JEFFERSON CITY — It was one week after Thanksgiving — one year ago — when Missouri's seven Supreme Court judges heard arguments on the constitutionality of a law making it harder to win workers' compensation benefits.
Another Thanksgiving has passed, and the judges apparently are still pondering what to do.
Injured workers, employers and attorneys are anxiously waiting.
The one-year wait is the longest amount of time the court has spent deciding a case in recent years.
In fact, the state Supreme Court already has waited four times as long as its average span from hearing arguments to issuing opinions, according to an Associated Press analysis of 182 opinions issued by the court in 2007 and 2008.
Why is this particular case taking so long?
The Supreme Court won't say.
After listening publicly to legal arguments, the judges convene privately to discuss a case and assign someone to write an opinion. But they don't reveal the assigned author until the ruling is issued. And they don't provide updates on their deliberations.
Beth Riggert, an attorney who serves as a spokeswoman for the court, noted that the cases that come before the state high court "tend to involve particularly difficult legal issues."
"While the court strives to decide cases as expeditiously as possible, the court will take as much time as it believes it needs to give proper consideration to all the legal issues the parties raise in a case, to reach the decision the law requires, and to explain the reasons for that decision in a clear and thorough manner," Riggert said in a written response to questions about the delay in the workers' compensation case.
Missouri's workers' compensation system was created in 1926 as a way to resolve injury claims through administrative proceedings rather than the courts. The intent was to provide aid more quickly to injured employees while sparing employers from the costs and uncertainties of circuit court trials.
At issue is a 2005 law that was a priority for Republican Gov. Matt Blunt and the Republican-led legislature. They claimed the workers' compensation system had become so tilted against employers that it was hurting Missouri's economy.
Among other things, the 2005 law required workers to show a "specific event during a single work shift" to be compensated for an accident, no longer allowing a "series of events" to qualify. It also required the accident to be "the prevailing factor" in an injury, instead of the previously lesser standard of a person's employment as "a substantial factor."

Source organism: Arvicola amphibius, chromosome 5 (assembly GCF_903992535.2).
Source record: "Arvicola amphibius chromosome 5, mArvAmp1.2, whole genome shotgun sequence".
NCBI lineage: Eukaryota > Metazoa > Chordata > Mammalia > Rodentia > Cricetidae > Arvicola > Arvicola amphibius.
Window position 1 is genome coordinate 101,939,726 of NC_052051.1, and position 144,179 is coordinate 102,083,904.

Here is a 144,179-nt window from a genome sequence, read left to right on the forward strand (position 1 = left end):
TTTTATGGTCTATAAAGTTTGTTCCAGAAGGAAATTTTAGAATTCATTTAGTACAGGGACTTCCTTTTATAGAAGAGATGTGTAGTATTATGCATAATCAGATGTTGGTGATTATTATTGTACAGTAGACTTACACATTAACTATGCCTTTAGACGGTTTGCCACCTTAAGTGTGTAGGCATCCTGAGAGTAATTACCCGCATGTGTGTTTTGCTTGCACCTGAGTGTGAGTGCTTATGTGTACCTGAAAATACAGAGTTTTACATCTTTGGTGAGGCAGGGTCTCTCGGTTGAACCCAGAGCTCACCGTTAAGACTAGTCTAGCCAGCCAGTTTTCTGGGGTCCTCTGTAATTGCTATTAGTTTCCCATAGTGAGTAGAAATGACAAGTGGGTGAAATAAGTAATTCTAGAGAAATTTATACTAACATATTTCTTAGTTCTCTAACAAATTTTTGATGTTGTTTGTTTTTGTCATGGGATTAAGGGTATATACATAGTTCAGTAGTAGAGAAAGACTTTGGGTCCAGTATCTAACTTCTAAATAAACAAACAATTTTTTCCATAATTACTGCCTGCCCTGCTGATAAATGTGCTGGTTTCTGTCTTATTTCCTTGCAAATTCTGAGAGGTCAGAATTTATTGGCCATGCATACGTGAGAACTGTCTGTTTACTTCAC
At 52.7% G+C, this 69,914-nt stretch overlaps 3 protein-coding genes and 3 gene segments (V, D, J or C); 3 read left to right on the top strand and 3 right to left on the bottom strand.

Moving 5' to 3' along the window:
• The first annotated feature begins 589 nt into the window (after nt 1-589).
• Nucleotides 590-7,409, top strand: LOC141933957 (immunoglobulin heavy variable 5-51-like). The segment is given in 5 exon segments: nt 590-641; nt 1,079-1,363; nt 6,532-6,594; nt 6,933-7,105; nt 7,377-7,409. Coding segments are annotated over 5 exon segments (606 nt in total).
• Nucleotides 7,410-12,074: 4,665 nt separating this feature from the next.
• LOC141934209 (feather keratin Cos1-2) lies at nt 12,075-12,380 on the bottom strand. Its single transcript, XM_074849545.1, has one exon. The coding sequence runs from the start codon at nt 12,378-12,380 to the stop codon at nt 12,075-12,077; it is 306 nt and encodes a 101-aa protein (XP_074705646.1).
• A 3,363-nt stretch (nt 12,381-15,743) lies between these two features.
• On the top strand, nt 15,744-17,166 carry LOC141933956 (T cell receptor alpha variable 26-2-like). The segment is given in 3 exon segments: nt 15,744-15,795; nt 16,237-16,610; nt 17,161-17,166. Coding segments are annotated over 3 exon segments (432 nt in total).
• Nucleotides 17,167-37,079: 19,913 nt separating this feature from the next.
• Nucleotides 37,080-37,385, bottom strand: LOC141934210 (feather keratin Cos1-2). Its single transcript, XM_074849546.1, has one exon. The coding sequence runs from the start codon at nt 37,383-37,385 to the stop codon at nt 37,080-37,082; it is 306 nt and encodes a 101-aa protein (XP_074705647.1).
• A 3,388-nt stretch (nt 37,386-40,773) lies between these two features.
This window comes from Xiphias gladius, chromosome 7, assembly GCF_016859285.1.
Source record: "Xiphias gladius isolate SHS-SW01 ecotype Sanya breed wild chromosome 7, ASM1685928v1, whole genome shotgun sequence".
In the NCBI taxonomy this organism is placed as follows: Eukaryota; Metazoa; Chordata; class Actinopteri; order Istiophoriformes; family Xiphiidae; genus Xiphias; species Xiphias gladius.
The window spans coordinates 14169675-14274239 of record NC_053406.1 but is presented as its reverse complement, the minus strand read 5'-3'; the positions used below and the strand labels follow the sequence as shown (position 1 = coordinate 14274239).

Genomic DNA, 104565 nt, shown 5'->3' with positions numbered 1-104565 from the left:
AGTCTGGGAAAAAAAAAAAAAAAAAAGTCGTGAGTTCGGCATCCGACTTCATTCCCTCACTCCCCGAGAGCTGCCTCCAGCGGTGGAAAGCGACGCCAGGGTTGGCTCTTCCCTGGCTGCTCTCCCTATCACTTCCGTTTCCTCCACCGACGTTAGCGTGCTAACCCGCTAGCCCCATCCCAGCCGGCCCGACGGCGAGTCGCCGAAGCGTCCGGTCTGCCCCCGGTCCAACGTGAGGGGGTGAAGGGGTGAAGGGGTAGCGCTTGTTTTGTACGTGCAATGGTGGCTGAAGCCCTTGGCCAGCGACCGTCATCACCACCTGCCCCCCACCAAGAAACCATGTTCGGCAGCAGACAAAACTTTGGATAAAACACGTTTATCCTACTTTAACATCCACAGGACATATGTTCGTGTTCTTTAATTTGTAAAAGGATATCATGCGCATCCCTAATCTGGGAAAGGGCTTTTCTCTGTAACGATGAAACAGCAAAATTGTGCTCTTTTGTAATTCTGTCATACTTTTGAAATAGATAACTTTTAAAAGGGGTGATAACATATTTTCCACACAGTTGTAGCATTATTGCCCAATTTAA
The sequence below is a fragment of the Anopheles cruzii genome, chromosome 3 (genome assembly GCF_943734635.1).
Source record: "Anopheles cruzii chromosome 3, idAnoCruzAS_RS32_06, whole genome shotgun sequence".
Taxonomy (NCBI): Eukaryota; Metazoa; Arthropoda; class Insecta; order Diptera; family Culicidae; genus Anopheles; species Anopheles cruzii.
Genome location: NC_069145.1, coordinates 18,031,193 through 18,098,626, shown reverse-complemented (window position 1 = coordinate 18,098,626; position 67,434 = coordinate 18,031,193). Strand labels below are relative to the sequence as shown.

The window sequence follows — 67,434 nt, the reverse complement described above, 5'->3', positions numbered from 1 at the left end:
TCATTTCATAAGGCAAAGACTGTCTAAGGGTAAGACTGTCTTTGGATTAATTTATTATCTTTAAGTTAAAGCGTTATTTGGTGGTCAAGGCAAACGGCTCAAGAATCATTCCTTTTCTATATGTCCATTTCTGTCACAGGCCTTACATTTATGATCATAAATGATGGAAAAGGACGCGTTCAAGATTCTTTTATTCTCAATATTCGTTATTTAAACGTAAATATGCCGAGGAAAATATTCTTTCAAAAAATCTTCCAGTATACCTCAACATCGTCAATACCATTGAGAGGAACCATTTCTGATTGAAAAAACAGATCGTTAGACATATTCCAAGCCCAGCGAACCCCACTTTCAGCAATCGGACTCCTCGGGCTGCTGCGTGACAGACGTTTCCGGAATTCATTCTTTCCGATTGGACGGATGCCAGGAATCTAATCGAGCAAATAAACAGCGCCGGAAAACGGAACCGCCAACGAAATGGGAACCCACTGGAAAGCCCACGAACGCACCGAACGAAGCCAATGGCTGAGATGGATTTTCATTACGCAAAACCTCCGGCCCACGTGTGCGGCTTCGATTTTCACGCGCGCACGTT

During last year's arguments, labor attorney Alan Mandel of St. Louis described the law as "the most draconian statute in the country." He denounced various provisions as "egregious," ''horrendous" and "marching backwards into the 19th century."
By contrast, business attorney Marc Ellinger of Jefferson City argued that the 2005 law merely returned a proper balance between employers and employees to a system that had been gradually skewed toward employees by previous court rulings.
In separate interviews Friday, Mandel and Ellinger said they have not been asked by the judges to provide additional information, nor have they received any indication from the court as to what's taking so long.
Ellinger said he expected a ruling last spring, then last summer.
"It's the longest I've ever seen a case in my career sit in front of the Supreme Court," said Ellinger, who has practiced law since 1992.
Mandel, who expressed no problem with the delay, said he would like to believe it's due to some intense, intellectual deliberation among the judges over an extremely complex legal matter.
"Among the lawyers who do workers' compensation work in the state of Missouri, it's been the subject of a lot of speculation," Mandel said.
He said the delay has consequences for some injured Missourians who are waiting upon the state Supreme Court's ruling to help them decide whether to pursue their cases through the workers' compensation system or circuit court.
In the meantime, the attorneys have sharpened their rhetoric.
"What's at stake is where this state goes in protecting the rights of workers in terms of their injuries," Mandel said. "Do we really want to be China? Do we really want to treat the working people of this state like a disposable commodity?"
Business groups contend workers actually will be worse off if the state Supreme Court strikes down the more stringent criteria for receiving workers' compensation benefits. That's because they say the cost of workers' compensation insurance likely would rise, forcing businesses to cut payroll.
What's at stake?
"The economic viability of the workers' compensation system in Missouri and, frankly in the current economic climate, employment in Missouri," Ellinger said.
The state Supreme Court's next scheduled date to hand down opinions is Dec. 16. There is no indication, of course, whether the workers' compensation case will be decided then.